Closing Arguments Set For Monday In Christensen Trial
Brendt Christensen, the man accused of kidnapping and killing University of Illinois visiting scholar Yingying Zhang, will not testify in his own defense. Saying so in response to a question from U.S. District Judge Jim Shadid was the first time Christensen had spoken in court during his trial, not counting recordings entered as evidence.
Christensen’s statement on Friday, in a federal courtroom in Peoria, happened after federal prosecutors rested their case, ending eight days of testimony from a variety of witnesses. The defense team also got its turn Friday, calling their witnesses and resting their case, too.
The defense called two witnesses to further call into question the testimony of Charles Hill. Hill had testified for the prosecution about his conversations with Christensen while he was an inmate at the Macon County Jail in Decatur, in a cell adjacent to the defendant’s. Hill said Christensen told him he carried a badge, police radio or walkie-talkie and zip ties to impersonate a police officer. Public defender George Taseff questioned why Hill was not back in jail already as he had violated terms of his release in March of this year with a retail theft charge. Taseff questioned the validity of Hill’s testimony and asked if he was being given special treatment by federal prosecutors for his testimony.
The defense also called Christensen’s ex-wife Michelle Zortman. Attorney Beth Polleck questioned her. Zortman told the jury that she started dating Christensen in 2008 when they were 20 and 19 respectively. She said that throughout their relationship, particularly in the early years, the two rarely spent nights or free time apart.
Presenting Zortman’s testimony was the defense’s effort to counter Christensen’s own words that he had killed 12 other victims, starting from the time he was about 19 in Stevens Point, Wisconsin. Christensen made the claim of previous murders in conversations secretly taped for the FBI by his then-girlfriend, Terra Bullis.
Zortman’s testimony also provided the defense's answer to questions about the motives for some of Christensen’s internet searches, including a search for instructions on knife sharpening. Zortman said she had tasked him to do that to help with her cooking, because he had more time than she did. Zortman said she had done most of the cooking during his marriage to Christensen, who showed a bit of a smile when she said, “He made a steak once.”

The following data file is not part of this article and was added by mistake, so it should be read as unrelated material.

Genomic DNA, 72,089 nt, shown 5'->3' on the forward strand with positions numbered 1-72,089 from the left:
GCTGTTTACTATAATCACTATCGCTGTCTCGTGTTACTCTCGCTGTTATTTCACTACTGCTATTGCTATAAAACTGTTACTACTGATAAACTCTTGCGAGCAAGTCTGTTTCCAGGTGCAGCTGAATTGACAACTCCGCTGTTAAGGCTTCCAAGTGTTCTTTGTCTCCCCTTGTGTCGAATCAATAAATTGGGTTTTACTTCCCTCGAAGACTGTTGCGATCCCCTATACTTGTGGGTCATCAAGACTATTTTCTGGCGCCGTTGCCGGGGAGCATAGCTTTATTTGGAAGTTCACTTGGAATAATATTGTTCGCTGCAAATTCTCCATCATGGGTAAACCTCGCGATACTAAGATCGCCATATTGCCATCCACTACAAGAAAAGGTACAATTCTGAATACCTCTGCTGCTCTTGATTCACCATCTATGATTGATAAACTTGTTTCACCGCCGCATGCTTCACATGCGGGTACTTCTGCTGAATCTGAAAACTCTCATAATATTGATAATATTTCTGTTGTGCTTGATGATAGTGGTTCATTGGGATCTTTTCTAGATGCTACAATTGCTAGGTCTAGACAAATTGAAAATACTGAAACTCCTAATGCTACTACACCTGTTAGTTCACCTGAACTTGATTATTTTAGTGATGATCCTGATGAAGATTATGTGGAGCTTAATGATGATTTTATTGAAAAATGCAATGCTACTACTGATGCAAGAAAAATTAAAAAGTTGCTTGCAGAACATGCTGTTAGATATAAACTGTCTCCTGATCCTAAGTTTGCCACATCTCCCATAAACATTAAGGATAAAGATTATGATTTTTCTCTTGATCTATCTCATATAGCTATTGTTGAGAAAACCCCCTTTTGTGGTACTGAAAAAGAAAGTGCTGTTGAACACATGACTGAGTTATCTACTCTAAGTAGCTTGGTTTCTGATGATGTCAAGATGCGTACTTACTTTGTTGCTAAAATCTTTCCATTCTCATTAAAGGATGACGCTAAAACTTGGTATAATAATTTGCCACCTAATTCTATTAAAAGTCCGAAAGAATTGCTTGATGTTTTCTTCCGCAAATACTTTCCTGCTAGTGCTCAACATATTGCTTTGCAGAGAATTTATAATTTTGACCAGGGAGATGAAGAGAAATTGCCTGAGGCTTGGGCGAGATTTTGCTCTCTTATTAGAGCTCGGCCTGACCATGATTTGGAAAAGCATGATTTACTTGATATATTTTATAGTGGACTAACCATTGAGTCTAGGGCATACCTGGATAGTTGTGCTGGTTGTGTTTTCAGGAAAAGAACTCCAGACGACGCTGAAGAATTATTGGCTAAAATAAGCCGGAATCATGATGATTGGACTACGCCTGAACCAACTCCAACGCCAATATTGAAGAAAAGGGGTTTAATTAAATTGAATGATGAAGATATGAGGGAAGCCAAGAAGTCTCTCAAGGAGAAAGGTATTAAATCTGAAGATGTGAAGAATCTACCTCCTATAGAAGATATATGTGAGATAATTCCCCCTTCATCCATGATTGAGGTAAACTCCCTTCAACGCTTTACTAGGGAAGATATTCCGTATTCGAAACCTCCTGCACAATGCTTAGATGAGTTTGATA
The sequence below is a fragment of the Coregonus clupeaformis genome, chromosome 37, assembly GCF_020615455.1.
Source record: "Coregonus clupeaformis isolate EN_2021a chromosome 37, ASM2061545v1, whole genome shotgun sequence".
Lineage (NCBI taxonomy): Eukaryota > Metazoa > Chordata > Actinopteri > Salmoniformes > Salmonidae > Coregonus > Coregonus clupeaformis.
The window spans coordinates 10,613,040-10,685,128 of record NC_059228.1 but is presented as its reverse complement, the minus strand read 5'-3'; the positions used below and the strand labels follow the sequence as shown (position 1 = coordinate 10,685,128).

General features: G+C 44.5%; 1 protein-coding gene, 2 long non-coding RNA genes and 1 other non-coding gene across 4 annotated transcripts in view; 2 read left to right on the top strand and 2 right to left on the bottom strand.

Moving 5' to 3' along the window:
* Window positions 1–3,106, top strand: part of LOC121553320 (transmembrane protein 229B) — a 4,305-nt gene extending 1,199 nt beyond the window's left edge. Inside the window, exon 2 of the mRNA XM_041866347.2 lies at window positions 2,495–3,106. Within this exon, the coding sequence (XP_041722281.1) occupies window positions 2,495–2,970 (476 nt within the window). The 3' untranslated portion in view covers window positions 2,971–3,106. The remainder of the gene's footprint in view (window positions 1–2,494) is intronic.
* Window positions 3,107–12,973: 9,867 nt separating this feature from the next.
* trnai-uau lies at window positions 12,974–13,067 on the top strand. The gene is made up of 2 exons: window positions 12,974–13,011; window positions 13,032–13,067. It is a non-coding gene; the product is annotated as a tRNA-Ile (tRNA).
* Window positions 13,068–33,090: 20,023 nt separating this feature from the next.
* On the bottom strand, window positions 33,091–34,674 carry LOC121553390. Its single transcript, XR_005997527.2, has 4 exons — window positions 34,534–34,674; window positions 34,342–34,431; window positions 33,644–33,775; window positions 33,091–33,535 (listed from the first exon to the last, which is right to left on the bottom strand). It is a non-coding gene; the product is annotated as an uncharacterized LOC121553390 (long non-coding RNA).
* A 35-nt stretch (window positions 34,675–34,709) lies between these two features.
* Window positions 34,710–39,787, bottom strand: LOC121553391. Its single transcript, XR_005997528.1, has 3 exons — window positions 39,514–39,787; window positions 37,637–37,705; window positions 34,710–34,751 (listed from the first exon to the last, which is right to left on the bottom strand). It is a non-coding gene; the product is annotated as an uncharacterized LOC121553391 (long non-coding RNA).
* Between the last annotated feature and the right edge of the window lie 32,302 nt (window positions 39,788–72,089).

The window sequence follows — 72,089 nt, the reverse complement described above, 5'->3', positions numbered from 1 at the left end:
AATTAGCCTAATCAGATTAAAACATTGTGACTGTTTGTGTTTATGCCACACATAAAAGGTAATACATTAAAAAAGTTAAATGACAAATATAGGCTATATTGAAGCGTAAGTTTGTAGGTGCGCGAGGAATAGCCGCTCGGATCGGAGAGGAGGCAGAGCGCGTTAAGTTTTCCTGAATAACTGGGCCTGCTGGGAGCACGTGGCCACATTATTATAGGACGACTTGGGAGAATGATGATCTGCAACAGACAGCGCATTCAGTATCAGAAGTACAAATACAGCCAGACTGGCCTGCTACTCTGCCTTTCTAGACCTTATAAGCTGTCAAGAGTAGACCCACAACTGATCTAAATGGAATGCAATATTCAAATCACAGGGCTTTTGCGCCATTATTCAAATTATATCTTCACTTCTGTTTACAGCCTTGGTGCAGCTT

But after one night of heavy drinking in November 2016, Zortman said Christensen said some things that really disturbed her --- in fact, scared her. She said his drug and alcohol use had also escalated, he was struggling with depression and their marriage was never the same again.
At some point after that time, a male co-worker suggested opening their marriage. Zortman says she talked to Christensen about it and eventually he agreed. But he still showed little, if any emotion or expression, which she says was normal for him.
Zortman says Christensen's drug and alcohol use hit a “dead end point” in March 2017 and she talked to him about divorce. She says he cried when she brought up the subject, which was unusual for him, and worked to convince her to stay. That's when Christensen went to the Counseling Center at the University of Illinois Urbana campus, where he had been a doctoral student.
Zortman says she was dating one of her co-workers, Ryan, by then. Around the same time, Christensen also started seeing Terra Bullis. Earlier in the week, Bullis testified for the prosecution about engaging in BDSM (erotic and roleplaying practices involving bondage, discipline and sadomasochism) with Christensen. Zortman says BDSM, was “never their thing" in her marriage with the defendant. However, she knew Bullis was "heavily into BDSM," and it was something she and Christensen were doing in April 2017. She says that about the same time she was talking about a weekend trip with her boyfriend Ryan, and Christensen approved.